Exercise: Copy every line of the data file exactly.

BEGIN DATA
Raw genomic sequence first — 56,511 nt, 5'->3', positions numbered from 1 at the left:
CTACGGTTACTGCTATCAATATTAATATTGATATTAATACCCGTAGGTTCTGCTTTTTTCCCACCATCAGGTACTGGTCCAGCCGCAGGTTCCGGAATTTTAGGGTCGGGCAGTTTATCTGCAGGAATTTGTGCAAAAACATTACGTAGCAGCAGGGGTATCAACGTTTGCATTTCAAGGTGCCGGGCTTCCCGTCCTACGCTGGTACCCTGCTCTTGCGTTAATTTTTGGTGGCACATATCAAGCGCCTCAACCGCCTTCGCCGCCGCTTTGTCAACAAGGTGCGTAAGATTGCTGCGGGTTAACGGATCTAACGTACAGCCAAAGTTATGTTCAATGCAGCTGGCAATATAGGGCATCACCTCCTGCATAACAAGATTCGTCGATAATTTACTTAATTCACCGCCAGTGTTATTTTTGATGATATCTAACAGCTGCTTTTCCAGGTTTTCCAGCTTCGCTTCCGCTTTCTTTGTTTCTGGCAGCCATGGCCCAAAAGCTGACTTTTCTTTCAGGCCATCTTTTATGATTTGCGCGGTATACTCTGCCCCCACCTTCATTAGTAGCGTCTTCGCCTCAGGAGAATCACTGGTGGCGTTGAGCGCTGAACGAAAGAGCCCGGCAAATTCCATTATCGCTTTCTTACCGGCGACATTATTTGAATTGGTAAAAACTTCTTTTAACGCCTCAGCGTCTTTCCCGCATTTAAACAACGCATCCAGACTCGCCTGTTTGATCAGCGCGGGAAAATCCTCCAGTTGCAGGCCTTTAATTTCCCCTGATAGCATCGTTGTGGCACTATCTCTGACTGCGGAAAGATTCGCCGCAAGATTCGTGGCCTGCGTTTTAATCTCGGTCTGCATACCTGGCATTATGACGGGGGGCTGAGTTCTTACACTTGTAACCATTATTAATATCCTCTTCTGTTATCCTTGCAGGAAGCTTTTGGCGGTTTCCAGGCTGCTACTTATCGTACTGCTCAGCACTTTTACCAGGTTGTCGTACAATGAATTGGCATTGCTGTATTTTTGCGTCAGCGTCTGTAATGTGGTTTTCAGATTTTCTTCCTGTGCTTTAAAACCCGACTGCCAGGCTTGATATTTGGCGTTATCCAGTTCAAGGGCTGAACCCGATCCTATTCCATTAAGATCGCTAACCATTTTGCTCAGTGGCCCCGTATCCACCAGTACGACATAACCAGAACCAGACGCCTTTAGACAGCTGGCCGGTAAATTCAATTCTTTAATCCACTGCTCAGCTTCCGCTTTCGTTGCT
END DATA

Raw genomic sequence first — 56,511 nt, 5'->3', positions numbered from 1 at the left:
CTACGGTTACTGCTATCAATATTAATATTGATATTAATACCCGTAGGTTCTGCTTTTTTCCCACCATCAGGTACTGGTCCAGCCGCAGGTTCCGGAATTTTAGGGTCGGGCAGTTTATCTGCAGGAATTTGTGCAAAAACATTACGTAGCAGCAGGGGTATCAACGTTTGCATTTCAAGGTGCCGGGCTTCCCGTCCTACGCTGGTACCCTGCTCTTGCGTTAATTTTTGGTGGCACATATCAAGCGCCTCAACCGCCTTCGCCGCCGCTTTGTCAACAAGGTGCGTAAGATTGCTGCGGGTTAACGGATCTAACGTACAGCCAAAGTTATGTTCAATGCAGCTGGCAATATAGGGCATCACCTCCTGCATAACAAGATTCGTCGATAATTTACTTAATTCACCGCCAGTGTTATTTTTGATGATATCTAACAGCTGCTTTTCCAGGTTTTCCAGCTTCGCTTCCGCTTTCTTTGTTTCTGGCAGCCATGGCCCAAAAGCTGACTTTTCTTTCAGGCCATCTTTTATGATTTGCGCGGTATACTCTGCCCCCACCTTCATTAGTAGCGTCTTCGCCTCAGGAGAATCACTGGTGGCGTTGAGCGCTGAACGAAAGAGCCCGGCAAATTCCATTATCGCTTTCTTACCGGCGACATTATTTGAATTGGTAAAAACTTCTTTTAACGCCTCAGCGTCTTTCCCGCATTTAAACAACGCATCCAGACTCGCCTGTTTGATCAGCGCGGGAAAATCCTCCAGTTGCAGGCCTTTAATTTCCCCTGATAGCATCGTTGTGGCACTATCTCTGACTGCGGAAAGATTCGCCGCAAGATTCGTGGCCTGCGTTTTAATCTCGGTCTGCATACCTGGCATTATGACGGGGGGCTGAGTTCTTACACTTGTAACCATTATTAATATCCTCTTCTGTTATCCTTGCAGGAAGCTTTTGGCGGTTTCCAGGCTGCTACTTATCGTACTGCTCAGCACTTTTACCAGGTTGTCGTACAATGAATTGGCATTGCTGTATTTTTGCGTCAGCGTCTGTAATGTGGTTTTCAGATTTTCTTCCTGTGCTTTAAAACCCGACTGCCAGGCTTGATATTTGGCGTTATCCAGTTCAAGGGCTGAACCCGATCCTATTCCATTAAGATCGCTAACCATTTTGCTCAGTGGCCCCGTATCCACCAGTACGACATAACCAGAACCAGACGCCTTTAGACAGCTGGCCGGTAAATTCAATTCTTTAATCCACTGCTCAGCTTCCGCTTTCGTTGCT